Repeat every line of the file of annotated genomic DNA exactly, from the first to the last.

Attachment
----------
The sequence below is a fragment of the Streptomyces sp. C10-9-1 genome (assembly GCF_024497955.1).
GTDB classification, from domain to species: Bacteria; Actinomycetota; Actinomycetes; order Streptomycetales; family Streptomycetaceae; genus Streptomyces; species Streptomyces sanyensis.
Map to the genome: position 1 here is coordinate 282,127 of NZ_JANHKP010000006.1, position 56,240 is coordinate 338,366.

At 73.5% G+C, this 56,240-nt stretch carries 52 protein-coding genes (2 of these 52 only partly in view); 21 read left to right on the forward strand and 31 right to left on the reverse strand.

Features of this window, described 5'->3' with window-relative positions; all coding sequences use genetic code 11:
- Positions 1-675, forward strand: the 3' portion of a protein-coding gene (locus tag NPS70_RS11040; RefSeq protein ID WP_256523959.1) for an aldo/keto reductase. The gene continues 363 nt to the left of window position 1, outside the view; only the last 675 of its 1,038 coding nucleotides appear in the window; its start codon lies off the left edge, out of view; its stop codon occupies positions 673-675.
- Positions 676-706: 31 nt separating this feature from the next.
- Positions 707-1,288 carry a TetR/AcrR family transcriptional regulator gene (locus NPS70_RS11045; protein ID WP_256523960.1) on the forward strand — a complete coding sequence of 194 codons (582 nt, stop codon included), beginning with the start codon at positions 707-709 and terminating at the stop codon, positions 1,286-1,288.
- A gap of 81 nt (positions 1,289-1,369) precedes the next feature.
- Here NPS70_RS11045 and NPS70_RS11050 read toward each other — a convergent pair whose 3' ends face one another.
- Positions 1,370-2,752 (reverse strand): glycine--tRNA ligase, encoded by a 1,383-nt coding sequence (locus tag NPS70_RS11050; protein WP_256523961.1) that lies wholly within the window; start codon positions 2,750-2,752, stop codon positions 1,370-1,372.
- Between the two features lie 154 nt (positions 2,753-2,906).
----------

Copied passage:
The sequence below is a fragment of the Streptomyces sp. C10-9-1 genome (assembly GCF_024497955.1).
GTDB classification, from domain to species: Bacteria; Actinomycetota; Actinomycetes; order Streptomycetales; family Streptomycetaceae; genus Streptomyces; species Streptomyces sanyensis.
Map to the genome: position 1 here is coordinate 282,127 of NZ_JANHKP010000006.1, position 56,240 is coordinate 338,366.

At 73.5% G+C, this 56,240-nt stretch carries 52 protein-coding genes (2 of these 52 only partly in view); 21 read left to right on the forward strand and 31 right to left on the reverse strand.

Features of this window, described 5'->3' with window-relative positions; all coding sequences use genetic code 11:
- Positions 1-675, forward strand: the 3' portion of a protein-coding gene (locus tag NPS70_RS11040; RefSeq protein ID WP_256523959.1) for an aldo/keto reductase. The gene continues 363 nt to the left of window position 1, outside the view; only the last 675 of its 1,038 coding nucleotides appear in the window; its start codon lies off the left edge, out of view; its stop codon occupies positions 673-675.
- Positions 676-706: 31 nt separating this feature from the next.
- Positions 707-1,288 carry a TetR/AcrR family transcriptional regulator gene (locus NPS70_RS11045; protein ID WP_256523960.1) on the forward strand — a complete coding sequence of 194 codons (582 nt, stop codon included), beginning with the start codon at positions 707-709 and terminating at the stop codon, positions 1,286-1,288.
- A gap of 81 nt (positions 1,289-1,369) precedes the next feature.
- Here NPS70_RS11045 and NPS70_RS11050 read toward each other — a convergent pair whose 3' ends face one another.
- Positions 1,370-2,752 (reverse strand): glycine--tRNA ligase, encoded by a 1,383-nt coding sequence (locus tag NPS70_RS11050; protein WP_256523961.1) that lies wholly within the window; start codon positions 2,750-2,752, stop codon positions 1,370-1,372.
- Between the two features lie 154 nt (positions 2,753-2,906).